11.4.2. Phytotelmata: plant-held water containers

Many plants support insect communities in structures that retain water. The containers formed by water retained in leaf axils of many bromeliads (“tank- plants”), gingers, and teasels, for example, or in rot-holes of trees, appear incidental to the plants. Others, namely the pitcher plants, have a complex architecture, designed to lure and trap insects, which are digested in the container liquid (Fig. 11.12).

The pitcher plants are a convergent grouping of the American Sarraceniaceae, Old World Nepenthaceae, and Australian endemic Cephalotaceae. They generally live in nutrient-poor soils. Odor, color, and nectar entice insects, predominantly ants, into modified leaves — the “pitchers”. Guard hairs and slippery walls prevent exit and thus the prey cannot escape and drowns in the pitcher liquid, which contains digestive enzymes secreted by the plant.

This apparently inhospitable environment provides the home for a few specialist insects that live above the fluid, and many more living as larvae within. The adults of these insects can move in and out of the pitchers with impunity. Mosquito and midge larvae are the most common inhabitants, but other fly larvae of more than 12 families have been reported worldwide, and odonates, spiders, and even a stem-mining ant occur in south-east Asian pitchers. Many of these insect inquilines live in a mutualistic relationship with the plant, digesting trapped prey and microorganisms and excreting nutrients in a readily available form to the plant. Another unusual pitcher plant associate is a Camponotus ant that nests in the hollow tendrils of the pitcher plant Nepenthes bicalcarata in Borneo. The ants feed on large, trapped prey or mosquito larvae, which they haul from the pitchers, and thereby benefit the plant by preventing the accumulation of excess prey, which can lead to putrefaction of pitcher contents.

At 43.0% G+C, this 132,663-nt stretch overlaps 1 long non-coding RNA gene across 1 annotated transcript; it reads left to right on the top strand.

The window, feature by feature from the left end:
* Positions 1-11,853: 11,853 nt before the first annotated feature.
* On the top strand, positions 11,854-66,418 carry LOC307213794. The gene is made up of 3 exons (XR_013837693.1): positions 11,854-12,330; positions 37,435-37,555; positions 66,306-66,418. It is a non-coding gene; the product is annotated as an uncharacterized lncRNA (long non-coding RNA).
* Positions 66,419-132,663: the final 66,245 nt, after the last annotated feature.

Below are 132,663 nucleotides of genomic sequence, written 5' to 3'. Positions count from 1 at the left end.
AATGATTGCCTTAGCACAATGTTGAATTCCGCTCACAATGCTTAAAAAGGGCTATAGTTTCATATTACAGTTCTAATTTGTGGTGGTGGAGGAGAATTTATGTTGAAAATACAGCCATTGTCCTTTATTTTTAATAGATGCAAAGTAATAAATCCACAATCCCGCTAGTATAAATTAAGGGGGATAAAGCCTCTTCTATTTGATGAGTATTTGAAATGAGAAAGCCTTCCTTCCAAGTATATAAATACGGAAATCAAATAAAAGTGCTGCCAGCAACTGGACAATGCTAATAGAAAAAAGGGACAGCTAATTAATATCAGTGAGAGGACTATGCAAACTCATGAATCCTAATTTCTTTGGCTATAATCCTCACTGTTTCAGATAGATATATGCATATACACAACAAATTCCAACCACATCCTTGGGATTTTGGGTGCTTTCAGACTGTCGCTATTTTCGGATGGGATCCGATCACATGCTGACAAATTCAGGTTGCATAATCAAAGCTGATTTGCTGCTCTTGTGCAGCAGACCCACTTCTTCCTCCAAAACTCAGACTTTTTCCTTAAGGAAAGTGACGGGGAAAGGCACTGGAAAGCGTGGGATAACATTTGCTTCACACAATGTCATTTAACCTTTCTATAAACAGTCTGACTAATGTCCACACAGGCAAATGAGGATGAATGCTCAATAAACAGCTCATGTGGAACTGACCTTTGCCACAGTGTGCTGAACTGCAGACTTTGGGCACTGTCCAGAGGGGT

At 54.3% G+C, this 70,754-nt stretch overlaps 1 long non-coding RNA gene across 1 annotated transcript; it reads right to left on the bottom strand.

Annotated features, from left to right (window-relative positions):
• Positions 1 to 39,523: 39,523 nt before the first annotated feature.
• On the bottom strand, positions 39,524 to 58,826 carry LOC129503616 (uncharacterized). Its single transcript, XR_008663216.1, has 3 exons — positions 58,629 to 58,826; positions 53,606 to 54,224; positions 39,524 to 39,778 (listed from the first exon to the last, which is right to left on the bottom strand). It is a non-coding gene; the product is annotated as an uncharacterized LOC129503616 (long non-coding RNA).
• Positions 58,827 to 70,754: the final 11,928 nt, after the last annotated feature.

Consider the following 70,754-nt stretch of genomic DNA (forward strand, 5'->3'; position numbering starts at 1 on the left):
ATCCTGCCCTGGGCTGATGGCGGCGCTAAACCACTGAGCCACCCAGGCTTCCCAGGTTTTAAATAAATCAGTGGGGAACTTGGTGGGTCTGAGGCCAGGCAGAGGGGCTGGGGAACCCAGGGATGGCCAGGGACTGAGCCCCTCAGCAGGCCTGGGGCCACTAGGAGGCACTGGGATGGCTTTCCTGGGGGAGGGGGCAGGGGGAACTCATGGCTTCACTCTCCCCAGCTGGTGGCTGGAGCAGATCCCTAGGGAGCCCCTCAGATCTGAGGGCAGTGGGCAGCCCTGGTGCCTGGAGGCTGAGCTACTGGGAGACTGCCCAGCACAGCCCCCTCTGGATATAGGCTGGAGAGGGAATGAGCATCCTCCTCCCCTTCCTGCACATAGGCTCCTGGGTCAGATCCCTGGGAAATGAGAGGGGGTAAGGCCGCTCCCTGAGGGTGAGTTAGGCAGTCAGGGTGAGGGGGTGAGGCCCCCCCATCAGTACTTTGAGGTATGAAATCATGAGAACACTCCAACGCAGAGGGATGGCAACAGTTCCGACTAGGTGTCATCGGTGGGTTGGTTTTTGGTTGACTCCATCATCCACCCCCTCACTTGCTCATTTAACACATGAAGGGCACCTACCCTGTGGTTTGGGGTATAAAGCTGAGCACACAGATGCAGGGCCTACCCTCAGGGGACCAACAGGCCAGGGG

A pitcher of Nepenthes (Nepenthaceae) cut open to show fly inquilines in the fluid:
Figures 11.12. A pitcher of Nepenthes (Nepenthaceae) cut open to show fly inquilines in the fluid:

(clockwise from the top left) two mosquito larvae, a mosquito pupa, two chironomid midge larvae, a small maggot, and a large rat-tailed maggot.

Chapter 11